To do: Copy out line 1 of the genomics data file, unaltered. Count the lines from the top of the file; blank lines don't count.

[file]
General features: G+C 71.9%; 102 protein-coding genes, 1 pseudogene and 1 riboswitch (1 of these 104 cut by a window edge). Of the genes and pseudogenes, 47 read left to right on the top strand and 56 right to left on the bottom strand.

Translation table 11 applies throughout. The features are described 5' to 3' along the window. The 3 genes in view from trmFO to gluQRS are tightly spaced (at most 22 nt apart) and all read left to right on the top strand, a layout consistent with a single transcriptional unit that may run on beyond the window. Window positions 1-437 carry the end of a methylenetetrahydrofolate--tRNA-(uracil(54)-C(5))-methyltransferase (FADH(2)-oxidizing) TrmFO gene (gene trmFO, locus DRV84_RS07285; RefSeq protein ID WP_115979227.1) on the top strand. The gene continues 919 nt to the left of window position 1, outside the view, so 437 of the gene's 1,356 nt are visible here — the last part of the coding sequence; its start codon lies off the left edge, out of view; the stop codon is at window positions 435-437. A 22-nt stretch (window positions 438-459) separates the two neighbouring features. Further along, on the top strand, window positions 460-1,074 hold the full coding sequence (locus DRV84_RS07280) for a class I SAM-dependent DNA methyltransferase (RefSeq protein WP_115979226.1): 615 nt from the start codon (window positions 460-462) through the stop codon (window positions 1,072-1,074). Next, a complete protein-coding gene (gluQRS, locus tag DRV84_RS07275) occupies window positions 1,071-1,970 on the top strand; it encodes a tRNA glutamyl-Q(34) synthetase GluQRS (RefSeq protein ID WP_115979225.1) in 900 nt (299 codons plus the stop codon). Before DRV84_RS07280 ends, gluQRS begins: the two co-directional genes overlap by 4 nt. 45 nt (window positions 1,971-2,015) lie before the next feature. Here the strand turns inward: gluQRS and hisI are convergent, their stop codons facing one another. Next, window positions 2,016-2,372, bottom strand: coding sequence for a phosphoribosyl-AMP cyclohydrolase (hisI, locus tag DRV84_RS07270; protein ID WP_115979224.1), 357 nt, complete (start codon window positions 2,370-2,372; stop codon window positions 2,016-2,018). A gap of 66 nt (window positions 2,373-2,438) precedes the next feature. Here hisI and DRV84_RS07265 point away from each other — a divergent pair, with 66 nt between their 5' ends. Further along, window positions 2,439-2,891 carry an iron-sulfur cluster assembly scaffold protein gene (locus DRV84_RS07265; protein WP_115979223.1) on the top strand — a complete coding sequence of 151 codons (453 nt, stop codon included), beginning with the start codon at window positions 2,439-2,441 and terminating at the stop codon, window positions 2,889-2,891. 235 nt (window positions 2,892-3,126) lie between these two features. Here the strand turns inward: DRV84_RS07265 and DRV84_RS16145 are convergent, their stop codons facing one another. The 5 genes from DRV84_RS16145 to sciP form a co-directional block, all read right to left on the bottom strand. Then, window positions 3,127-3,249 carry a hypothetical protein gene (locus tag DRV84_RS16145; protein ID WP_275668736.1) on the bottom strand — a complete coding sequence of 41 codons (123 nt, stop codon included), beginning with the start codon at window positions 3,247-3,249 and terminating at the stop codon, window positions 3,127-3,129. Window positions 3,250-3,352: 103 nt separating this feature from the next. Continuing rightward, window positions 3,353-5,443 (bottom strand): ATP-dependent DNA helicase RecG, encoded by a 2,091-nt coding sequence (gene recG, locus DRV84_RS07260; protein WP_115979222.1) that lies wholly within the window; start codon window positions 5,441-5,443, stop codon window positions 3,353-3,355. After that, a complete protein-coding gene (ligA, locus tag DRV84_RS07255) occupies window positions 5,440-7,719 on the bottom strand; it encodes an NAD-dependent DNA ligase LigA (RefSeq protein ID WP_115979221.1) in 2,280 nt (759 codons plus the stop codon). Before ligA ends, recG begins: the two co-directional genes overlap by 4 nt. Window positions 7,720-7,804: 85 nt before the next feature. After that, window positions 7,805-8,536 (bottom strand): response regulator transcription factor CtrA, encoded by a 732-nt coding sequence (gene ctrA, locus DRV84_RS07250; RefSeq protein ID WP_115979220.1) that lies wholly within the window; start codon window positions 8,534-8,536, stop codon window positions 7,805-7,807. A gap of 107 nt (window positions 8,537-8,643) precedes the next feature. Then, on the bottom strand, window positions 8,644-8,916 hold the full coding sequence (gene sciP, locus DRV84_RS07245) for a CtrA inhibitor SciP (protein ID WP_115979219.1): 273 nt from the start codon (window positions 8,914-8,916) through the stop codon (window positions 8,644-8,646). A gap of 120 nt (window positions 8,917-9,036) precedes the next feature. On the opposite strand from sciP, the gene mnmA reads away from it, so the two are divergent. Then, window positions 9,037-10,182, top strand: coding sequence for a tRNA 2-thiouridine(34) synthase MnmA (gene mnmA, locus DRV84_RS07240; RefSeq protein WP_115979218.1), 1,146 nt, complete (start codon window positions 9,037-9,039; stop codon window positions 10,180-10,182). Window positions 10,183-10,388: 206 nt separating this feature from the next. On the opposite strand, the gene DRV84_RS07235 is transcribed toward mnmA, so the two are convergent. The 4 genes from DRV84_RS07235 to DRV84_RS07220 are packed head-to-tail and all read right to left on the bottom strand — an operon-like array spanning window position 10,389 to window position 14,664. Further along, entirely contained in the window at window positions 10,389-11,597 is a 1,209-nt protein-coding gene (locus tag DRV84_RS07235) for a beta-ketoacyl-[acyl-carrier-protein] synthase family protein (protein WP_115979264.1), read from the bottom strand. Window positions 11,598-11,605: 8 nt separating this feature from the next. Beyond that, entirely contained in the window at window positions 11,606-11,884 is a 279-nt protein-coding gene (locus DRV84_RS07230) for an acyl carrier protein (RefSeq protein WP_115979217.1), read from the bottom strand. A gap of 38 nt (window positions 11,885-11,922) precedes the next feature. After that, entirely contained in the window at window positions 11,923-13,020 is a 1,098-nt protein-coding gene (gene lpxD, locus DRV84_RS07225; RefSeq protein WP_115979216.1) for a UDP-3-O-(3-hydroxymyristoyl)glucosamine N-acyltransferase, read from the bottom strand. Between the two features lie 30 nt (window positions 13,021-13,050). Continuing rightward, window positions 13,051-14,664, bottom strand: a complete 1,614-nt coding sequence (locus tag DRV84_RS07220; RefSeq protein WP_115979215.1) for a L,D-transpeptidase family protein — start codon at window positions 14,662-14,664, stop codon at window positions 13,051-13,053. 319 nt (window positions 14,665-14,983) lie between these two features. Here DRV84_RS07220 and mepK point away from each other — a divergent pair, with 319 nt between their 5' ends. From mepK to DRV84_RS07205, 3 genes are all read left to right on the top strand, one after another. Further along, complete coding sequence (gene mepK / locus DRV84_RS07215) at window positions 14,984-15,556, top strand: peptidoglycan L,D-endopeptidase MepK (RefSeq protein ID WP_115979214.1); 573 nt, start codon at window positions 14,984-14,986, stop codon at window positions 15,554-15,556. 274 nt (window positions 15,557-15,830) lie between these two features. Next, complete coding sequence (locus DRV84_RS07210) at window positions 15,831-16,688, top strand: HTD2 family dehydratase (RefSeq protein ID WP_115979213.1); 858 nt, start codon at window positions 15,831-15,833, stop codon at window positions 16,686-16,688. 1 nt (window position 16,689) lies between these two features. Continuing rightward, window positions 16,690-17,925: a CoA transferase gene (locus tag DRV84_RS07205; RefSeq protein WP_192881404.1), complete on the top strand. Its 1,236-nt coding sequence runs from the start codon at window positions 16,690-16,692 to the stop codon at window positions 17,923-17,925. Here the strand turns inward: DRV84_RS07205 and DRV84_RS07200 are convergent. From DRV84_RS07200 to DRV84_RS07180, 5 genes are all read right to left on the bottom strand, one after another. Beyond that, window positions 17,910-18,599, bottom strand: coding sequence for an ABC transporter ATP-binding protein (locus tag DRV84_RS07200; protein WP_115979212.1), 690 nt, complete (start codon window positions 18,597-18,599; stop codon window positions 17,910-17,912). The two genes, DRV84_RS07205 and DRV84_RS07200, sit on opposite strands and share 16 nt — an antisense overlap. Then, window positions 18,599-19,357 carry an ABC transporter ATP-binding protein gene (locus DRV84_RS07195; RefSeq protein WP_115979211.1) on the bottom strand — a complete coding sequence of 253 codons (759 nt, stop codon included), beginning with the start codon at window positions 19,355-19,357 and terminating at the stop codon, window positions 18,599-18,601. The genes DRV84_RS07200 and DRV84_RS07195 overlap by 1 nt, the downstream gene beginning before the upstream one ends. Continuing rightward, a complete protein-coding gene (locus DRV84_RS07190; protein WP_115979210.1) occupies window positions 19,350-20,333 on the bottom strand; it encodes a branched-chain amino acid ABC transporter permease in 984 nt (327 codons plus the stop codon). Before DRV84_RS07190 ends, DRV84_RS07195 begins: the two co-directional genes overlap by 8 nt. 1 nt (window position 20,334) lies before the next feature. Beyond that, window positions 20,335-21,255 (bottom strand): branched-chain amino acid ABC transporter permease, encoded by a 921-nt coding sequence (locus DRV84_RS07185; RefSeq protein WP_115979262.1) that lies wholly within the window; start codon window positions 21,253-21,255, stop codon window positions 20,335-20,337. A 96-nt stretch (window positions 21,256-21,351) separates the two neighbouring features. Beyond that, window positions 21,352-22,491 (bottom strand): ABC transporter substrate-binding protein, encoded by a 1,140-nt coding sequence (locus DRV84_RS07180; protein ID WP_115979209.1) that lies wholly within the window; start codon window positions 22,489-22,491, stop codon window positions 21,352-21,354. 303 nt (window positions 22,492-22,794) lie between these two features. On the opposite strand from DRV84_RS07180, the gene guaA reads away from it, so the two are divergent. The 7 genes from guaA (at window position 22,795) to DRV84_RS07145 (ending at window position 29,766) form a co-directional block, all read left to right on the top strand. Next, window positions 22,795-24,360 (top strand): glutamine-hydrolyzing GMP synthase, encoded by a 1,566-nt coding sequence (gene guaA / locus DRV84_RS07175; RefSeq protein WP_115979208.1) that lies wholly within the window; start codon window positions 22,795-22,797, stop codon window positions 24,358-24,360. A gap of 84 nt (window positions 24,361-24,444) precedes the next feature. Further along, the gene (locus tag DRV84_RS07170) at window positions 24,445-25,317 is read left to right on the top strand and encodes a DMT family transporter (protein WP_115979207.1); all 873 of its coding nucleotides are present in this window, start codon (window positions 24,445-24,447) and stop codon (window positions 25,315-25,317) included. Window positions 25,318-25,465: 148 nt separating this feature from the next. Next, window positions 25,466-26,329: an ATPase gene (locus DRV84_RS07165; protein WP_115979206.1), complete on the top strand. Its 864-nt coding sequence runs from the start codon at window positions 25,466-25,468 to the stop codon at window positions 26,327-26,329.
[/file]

General features: G+C 71.9%; 102 protein-coding genes, 1 pseudogene and 1 riboswitch (1 of these 104 cut by a window edge). Of the genes and pseudogenes, 47 read left to right on the top strand and 56 right to left on the bottom strand.